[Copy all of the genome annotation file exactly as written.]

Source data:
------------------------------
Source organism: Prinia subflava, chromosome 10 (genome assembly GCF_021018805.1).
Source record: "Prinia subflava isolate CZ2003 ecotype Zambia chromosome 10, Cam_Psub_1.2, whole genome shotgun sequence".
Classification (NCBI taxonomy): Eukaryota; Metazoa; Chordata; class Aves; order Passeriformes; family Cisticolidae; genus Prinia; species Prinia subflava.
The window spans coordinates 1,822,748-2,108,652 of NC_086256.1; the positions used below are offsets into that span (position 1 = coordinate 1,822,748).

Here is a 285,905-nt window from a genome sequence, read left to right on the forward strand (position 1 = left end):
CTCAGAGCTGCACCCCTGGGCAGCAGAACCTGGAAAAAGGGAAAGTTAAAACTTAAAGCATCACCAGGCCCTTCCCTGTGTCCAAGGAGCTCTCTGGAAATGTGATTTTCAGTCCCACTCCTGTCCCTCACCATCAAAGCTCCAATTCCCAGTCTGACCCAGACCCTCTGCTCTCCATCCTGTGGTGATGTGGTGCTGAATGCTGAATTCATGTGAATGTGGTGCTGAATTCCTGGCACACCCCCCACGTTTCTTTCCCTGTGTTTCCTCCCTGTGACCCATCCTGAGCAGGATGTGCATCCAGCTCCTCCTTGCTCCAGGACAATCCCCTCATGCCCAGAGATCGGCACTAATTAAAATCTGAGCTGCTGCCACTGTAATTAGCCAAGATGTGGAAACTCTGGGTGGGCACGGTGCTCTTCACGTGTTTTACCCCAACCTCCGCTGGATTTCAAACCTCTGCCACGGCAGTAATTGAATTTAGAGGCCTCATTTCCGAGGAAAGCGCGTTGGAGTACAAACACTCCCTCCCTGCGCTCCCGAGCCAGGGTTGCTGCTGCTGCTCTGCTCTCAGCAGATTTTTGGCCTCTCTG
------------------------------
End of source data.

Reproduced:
Source organism: Prinia subflava, chromosome 10 (genome assembly GCF_021018805.1).
Source record: "Prinia subflava isolate CZ2003 ecotype Zambia chromosome 10, Cam_Psub_1.2, whole genome shotgun sequence".
Classification (NCBI taxonomy): Eukaryota; Metazoa; Chordata; class Aves; order Passeriformes; family Cisticolidae; genus Prinia; species Prinia subflava.
The window spans coordinates 1,822,748-2,108,652 of NC_086256.1; the positions used below are offsets into that span (position 1 = coordinate 1,822,748).

Here is a 285,905-nt window from a genome sequence, read left to right on the forward strand (position 1 = left end):
CTCAGAGCTGCACCCCTGGGCAGCAGAACCTGGAAAAAGGGAAAGTTAAAACTTAAAGCATCACCAGGCCCTTCCCTGTGTCCAAGGAGCTCTCTGGAAATGTGATTTTCAGTCCCACTCCTGTCCCTCACCATCAAAGCTCCAATTCCCAGTCTGACCCAGACCCTCTGCTCTCCATCCTGTGGTGATGTGGTGCTGAATGCTGAATTCATGTGAATGTGGTGCTGAATTCCTGGCACACCCCCCACGTTTCTTTCCCTGTGTTTCCTCCCTGTGACCCATCCTGAGCAGGATGTGCATCCAGCTCCTCCTTGCTCCAGGACAATCCCCTCATGCCCAGAGATCGGCACTAATTAAAATCTGAGCTGCTGCCACTGTAATTAGCCAAGATGTGGAAACTCTGGGTGGGCACGGTGCTCTTCACGTGTTTTACCCCAACCTCCGCTGGATTTCAAACCTCTGCCACGGCAGTAATTGAATTTAGAGGCCTCATTTCCGAGGAAAGCGCGTTGGAGTACAAACACTCCCTCCCTGCGCTCCCGAGCCAGGGTTGCTGCTGCTGCTCTGCTCTCAGCAGATTTTTGGCCTCTCTG